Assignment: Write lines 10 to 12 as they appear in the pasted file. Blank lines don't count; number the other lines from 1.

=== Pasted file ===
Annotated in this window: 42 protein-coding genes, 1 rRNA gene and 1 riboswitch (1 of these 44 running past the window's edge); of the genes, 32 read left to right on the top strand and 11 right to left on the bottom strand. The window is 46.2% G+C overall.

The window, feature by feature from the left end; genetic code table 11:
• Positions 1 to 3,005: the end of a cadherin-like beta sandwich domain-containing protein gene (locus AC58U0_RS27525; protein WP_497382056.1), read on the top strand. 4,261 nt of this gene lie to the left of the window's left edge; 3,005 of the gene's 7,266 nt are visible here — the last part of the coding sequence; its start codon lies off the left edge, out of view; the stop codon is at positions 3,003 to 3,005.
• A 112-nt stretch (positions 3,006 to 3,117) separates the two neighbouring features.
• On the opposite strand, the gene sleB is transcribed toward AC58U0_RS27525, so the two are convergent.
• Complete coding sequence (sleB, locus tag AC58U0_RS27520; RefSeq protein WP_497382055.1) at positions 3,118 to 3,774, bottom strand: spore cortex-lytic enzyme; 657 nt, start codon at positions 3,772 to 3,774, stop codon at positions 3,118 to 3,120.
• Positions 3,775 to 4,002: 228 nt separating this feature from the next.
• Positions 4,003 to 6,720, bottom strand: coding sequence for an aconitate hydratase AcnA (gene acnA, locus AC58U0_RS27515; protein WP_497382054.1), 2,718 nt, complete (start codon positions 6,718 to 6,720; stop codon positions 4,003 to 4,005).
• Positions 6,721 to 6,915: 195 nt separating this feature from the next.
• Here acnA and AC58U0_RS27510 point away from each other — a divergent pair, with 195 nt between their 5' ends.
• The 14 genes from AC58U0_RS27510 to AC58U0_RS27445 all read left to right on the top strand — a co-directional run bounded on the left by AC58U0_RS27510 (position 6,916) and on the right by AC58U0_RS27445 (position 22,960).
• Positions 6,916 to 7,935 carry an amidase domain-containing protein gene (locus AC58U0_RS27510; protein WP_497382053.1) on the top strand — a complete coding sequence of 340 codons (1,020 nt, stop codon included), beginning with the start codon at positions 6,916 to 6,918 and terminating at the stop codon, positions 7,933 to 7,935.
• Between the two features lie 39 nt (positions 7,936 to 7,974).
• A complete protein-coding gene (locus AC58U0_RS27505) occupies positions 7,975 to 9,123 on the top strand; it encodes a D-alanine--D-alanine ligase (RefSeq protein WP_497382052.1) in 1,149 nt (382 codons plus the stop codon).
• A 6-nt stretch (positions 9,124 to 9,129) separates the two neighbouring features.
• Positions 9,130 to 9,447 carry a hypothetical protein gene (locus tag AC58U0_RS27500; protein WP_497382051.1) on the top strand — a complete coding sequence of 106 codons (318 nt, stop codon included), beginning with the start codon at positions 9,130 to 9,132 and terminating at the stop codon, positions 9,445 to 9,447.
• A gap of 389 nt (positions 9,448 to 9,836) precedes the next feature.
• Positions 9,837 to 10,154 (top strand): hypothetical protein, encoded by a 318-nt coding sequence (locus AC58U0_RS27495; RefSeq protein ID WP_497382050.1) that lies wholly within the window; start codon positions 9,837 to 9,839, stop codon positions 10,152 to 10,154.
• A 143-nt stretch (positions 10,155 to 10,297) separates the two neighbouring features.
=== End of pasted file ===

• Here acnA and AC58U0_RS27510 point away from each other — a divergent pair, with 195 nt between their 5' ends.
• The 14 genes from AC58U0_RS27510 to AC58U0_RS27445 all read left to right on the top strand — a co-directional run bounded on the left by AC58U0_RS27510 (position 6,916) and on the right by AC58U0_RS27445 (position 22,960).
• Positions 6,916 to 7,935 carry an amidase domain-containing protein gene (locus AC58U0_RS27510; protein WP_497382053.1) on the top strand — a complete coding sequence of 340 codons (1,020 nt, stop codon included), beginning with the start codon at positions 6,916 to 6,918 and terminating at the stop codon, positions 7,933 to 7,935.